Parents who fail to discipline their offspring properly are creating a generation of angry children who lash out in the classroom.
Pupils are twice as likely to be aggressive and disruptive if they had parents who were violent, critical or inconsistent in what they allowed them to get away with at home. In contrast, children tended to be better behaved if their parents combined warmth with clear and consistent rules and boundaries.
But what if your government is acting like your parent? What if your government provides everything? Your income, your housing, your allowances (which they actually call an ‘allowance’), your healthcare, your education and is inconsistent in its rules and boundaries? Can that cause a violent and conflict ridden culture?
Last December, a young Lebanese dentist mothered by a Kuwaiti woman got into a parking dispute at the Avenues mall in Kuwait. One of the people he got into a dispute with walked into Carrefour bought a knife and butchered the young dentist to death. This was the beginning of a trend that has led to multiple knife fights and deaths throughout Kuwait over the last year.
Two months later getting into a movie theatre in Kuwait became a little like boarding a flight. Rules to do with age restrictions on movies became implementable with government-issued IDs. Let there be no mistake. The Parent when it came to Parental Guidance is now the government. Someone dug up newspaper headlines from the 1980s linking violence on television to violence in reality and decided to implement them 40 years later. And in fact there is research to suggest that nine-year-old boys who watch violent TV are more prone to violence at 19. But that is besides the point and worth of a lengthier discussion and debate.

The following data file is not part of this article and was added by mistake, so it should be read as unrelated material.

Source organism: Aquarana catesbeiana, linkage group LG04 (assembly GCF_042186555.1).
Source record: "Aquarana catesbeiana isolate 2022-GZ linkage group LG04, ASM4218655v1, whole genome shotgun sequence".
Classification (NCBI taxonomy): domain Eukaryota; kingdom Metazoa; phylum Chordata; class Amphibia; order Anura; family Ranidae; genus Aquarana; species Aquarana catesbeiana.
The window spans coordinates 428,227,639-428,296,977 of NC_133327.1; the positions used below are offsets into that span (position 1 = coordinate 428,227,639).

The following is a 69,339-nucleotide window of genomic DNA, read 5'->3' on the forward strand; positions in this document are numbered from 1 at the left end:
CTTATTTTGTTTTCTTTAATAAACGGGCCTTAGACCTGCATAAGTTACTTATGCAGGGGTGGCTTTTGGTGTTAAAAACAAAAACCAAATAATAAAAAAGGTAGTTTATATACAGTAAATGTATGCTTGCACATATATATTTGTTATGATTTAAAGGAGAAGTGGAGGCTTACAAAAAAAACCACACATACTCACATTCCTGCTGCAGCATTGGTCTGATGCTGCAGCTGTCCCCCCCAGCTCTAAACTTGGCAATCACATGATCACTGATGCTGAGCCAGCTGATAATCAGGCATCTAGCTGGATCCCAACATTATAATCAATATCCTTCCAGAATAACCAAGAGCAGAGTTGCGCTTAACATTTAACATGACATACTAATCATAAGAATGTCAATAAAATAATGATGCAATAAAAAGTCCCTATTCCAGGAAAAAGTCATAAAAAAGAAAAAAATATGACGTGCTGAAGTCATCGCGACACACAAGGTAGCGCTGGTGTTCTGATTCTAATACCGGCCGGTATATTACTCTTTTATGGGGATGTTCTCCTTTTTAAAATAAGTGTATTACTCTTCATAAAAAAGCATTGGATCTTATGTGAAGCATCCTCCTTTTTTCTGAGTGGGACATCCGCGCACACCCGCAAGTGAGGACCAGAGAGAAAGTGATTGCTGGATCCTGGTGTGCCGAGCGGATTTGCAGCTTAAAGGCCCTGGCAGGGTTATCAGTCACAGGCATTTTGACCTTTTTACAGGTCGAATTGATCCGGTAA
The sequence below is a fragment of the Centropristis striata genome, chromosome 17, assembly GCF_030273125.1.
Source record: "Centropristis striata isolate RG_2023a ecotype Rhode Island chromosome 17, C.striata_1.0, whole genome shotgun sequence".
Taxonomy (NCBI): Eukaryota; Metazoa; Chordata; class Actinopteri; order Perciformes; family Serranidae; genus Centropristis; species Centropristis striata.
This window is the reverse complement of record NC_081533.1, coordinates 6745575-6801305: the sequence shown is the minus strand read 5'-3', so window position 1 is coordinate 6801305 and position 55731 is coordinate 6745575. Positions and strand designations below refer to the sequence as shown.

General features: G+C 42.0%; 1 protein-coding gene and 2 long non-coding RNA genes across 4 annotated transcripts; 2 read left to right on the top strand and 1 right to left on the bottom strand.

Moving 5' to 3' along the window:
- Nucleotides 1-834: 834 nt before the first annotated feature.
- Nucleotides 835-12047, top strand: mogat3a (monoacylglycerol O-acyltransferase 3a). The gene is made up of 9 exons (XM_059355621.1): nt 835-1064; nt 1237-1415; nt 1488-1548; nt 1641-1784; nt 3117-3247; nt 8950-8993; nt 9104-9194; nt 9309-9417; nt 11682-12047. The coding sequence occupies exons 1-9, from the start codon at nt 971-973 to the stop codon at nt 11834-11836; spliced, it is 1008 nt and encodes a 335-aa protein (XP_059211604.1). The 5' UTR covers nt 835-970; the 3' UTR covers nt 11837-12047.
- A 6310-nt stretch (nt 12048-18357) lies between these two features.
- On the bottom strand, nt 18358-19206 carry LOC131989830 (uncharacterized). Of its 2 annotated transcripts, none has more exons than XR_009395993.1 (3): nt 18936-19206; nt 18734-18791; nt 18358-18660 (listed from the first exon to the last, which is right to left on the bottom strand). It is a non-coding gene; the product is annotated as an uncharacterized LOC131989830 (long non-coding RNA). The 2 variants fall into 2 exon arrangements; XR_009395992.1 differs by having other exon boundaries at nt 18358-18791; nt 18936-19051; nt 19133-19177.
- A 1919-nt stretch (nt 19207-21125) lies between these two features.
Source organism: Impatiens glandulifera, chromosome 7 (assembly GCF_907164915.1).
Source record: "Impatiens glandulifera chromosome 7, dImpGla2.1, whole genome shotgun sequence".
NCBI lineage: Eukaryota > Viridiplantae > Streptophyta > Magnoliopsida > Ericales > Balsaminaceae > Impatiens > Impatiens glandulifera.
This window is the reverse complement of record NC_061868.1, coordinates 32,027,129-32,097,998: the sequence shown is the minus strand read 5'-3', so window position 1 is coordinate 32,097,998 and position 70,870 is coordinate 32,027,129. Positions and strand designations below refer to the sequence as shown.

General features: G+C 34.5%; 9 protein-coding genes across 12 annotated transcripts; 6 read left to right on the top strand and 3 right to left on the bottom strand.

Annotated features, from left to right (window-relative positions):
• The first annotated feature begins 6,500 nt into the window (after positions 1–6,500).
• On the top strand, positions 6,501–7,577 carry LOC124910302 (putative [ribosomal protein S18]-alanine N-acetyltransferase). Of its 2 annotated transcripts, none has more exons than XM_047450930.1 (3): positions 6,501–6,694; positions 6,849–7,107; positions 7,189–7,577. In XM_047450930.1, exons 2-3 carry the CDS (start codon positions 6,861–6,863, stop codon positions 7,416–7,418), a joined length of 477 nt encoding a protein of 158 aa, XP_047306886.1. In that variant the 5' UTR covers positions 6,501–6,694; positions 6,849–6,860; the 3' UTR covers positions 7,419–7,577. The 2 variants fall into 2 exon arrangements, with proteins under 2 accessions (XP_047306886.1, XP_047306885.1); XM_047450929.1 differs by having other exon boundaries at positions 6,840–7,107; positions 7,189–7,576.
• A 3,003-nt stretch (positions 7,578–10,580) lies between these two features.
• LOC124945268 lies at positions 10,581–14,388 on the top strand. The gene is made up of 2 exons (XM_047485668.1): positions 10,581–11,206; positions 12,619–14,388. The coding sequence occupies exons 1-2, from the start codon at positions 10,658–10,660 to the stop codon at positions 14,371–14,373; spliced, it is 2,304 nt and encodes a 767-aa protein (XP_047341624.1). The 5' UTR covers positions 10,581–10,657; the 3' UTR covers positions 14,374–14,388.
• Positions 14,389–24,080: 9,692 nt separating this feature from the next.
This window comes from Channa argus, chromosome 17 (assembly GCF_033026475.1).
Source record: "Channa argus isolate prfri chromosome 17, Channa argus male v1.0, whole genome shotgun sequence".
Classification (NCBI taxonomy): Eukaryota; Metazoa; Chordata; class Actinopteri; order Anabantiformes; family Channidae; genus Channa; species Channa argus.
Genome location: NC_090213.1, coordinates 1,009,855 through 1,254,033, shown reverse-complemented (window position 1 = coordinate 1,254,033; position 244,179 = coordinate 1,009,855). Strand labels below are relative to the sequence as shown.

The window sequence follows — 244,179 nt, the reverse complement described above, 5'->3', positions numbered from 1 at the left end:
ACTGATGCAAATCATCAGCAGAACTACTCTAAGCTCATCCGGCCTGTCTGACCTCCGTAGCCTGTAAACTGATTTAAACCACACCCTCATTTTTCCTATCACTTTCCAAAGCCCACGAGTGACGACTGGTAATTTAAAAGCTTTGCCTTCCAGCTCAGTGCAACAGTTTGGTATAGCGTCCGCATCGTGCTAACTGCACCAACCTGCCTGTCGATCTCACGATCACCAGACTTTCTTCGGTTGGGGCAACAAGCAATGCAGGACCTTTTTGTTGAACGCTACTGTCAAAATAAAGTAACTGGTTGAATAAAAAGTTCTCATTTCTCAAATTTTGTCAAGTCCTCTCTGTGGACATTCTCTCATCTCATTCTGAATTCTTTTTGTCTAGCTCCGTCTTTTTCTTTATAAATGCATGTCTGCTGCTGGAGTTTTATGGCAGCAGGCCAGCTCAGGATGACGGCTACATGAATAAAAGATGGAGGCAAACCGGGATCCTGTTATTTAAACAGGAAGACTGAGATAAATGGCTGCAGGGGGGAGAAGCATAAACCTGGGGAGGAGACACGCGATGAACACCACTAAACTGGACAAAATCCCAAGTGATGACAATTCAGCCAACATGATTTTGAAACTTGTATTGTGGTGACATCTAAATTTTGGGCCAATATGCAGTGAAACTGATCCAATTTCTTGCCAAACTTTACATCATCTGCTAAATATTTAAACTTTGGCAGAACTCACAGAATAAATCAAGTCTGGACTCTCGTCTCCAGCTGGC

The government went from a non-enforced law to an over-enforced law, from one extreme to the other.
Example two: The number of citations issued in Kuwait against women driving with veils on their face (niqabs or burqas) has been steadily falling, the latest figures from the Central Statistics Department (CSD) indicate.
While their number was 2,351 in 2005, it steadily went down to 529 in 2006, 180 in 2007, 102 in 2008 and 19 in 2009, Al Watan daily reported. Kuwait bans women wearing niqabs or burqas from driving.
The department did not explain the dramatic downward trend, but the paper speculated that it could be attributed to fewer veiled women sitting behind the steering wheel or to better compliance with traffic rules. The reason could also be more leniency from traffic policemen now getting used to seeing veiled women drivers, the paper said. Let me tell you a secret. The numbers did not go down. The rule is unenforced.
Example 3: In 2011 airport management started the smoking ban and it was publicised that violators that were caught smoking at non-designated areas were directly sent to Jeleb Al Sheyokh police station and received penalties. If they did implement that law, it lasted for five minutes because the first thing you see when you come into Kuwait’s airport is airport personnel smoking in defiance of the law that is literally on placards on the wall.
In 2013, Kuwait instituted a public ban on smoking in all public places including malls and restaurants, but the first thing you experience in any mall in Kuwait is the large level of smoking.